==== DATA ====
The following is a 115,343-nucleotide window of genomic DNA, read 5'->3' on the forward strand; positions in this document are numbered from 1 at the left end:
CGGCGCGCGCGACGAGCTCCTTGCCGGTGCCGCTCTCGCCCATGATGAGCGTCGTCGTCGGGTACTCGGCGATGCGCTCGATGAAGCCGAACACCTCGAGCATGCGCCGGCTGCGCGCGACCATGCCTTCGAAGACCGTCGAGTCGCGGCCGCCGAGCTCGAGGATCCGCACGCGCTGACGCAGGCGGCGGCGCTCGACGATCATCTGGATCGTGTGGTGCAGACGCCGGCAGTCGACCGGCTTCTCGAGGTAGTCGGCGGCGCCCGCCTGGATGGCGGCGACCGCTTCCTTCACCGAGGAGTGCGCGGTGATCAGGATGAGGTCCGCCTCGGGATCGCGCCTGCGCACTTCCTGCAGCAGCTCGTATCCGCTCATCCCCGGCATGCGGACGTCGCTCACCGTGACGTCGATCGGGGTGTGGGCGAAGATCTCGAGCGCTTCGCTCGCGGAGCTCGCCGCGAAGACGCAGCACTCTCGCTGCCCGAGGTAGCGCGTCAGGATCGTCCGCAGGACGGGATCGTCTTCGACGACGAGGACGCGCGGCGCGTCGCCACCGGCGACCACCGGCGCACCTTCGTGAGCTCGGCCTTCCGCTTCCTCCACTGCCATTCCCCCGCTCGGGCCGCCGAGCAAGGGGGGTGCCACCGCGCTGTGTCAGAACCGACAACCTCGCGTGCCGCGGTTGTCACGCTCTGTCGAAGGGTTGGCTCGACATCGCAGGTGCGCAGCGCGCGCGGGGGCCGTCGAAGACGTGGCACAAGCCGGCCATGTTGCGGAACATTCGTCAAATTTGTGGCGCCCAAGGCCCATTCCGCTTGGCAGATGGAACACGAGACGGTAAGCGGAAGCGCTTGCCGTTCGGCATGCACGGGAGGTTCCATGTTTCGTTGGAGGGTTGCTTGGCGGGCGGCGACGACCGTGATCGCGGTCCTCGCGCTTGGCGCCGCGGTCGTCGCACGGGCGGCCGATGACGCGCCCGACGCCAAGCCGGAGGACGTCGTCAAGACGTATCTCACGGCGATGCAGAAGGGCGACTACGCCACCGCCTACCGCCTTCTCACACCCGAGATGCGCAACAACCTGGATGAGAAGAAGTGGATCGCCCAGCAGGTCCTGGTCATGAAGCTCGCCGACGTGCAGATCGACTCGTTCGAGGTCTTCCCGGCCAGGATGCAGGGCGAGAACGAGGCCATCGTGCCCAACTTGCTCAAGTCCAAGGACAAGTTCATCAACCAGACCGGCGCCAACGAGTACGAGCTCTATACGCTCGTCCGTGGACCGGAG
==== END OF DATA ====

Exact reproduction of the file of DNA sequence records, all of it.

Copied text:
The following is a 115,343-nucleotide window of genomic DNA, read 5'->3' on the forward strand; positions in this document are numbered from 1 at the left end:
CGGCGCGCGCGACGAGCTCCTTGCCGGTGCCGCTCTCGCCCATGATGAGCGTCGTCGTCGGGTACTCGGCGATGCGCTCGATGAAGCCGAACACCTCGAGCATGCGCCGGCTGCGCGCGACCATGCCTTCGAAGACCGTCGAGTCGCGGCCGCCGAGCTCGAGGATCCGCACGCGCTGACGCAGGCGGCGGCGCTCGACGATCATCTGGATCGTGTGGTGCAGACGCCGGCAGTCGACCGGCTTCTCGAGGTAGTCGGCGGCGCCCGCCTGGATGGCGGCGACCGCTTCCTTCACCGAGGAGTGCGCGGTGATCAGGATGAGGTCCGCCTCGGGATCGCGCCTGCGCACTTCCTGCAGCAGCTCGTATCCGCTCATCCCCGGCATGCGGACGTCGCTCACCGTGACGTCGATCGGGGTGTGGGCGAAGATCTCGAGCGCTTCGCTCGCGGAGCTCGCCGCGAAGACGCAGCACTCTCGCTGCCCGAGGTAGCGCGTCAGGATCGTCCGCAGGACGGGATCGTCTTCGACGACGAGGACGCGCGGCGCGTCGCCACCGGCGACCACCGGCGCACCTTCGTGAGCTCGGCCTTCCGCTTCCTCCACTGCCATTCCCCCGCTCGGGCCGCCGAGCAAGGGGGGTGCCACCGCGCTGTGTCAGAACCGACAACCTCGCGTGCCGCGGTTGTCACGCTCTGTCGAAGGGTTGGCTCGACATCGCAGGTGCGCAGCGCGCGCGGGGGCCGTCGAAGACGTGGCACAAGCCGGCCATGTTGCGGAACATTCGTCAAATTTGTGGCGCCCAAGGCCCATTCCGCTTGGCAGATGGAACACGAGACGGTAAGCGGAAGCGCTTGCCGTTCGGCATGCACGGGAGGTTCCATGTTTCGTTGGAGGGTTGCTTGGCGGGCGGCGACGACCGTGATCGCGGTCCTCGCGCTTGGCGCCGCGGTCGTCGCACGGGCGGCCGATGACGCGCCCGACGCCAAGCCGGAGGACGTCGTCAAGACGTATCTCACGGCGATGCAGAAGGGCGACTACGCCACCGCCTACCGCCTTCTCACACCCGAGATGCGCAACAACCTGGATGAGAAGAAGTGGATCGCCCAGCAGGTCCTGGTCATGAAGCTCGCCGACGTGCAGATCGACTCGTTCGAGGTCTTCCCGGCCAGGATGCAGGGCGAGAACGAGGCCATCGTGCCCAACTTGCTCAAGTCCAAGGACAAGTTCATCAACCAGACCGGCGCCAACGAGTACGAGCTCTATACGCTCGTCCGTGGACCGGAG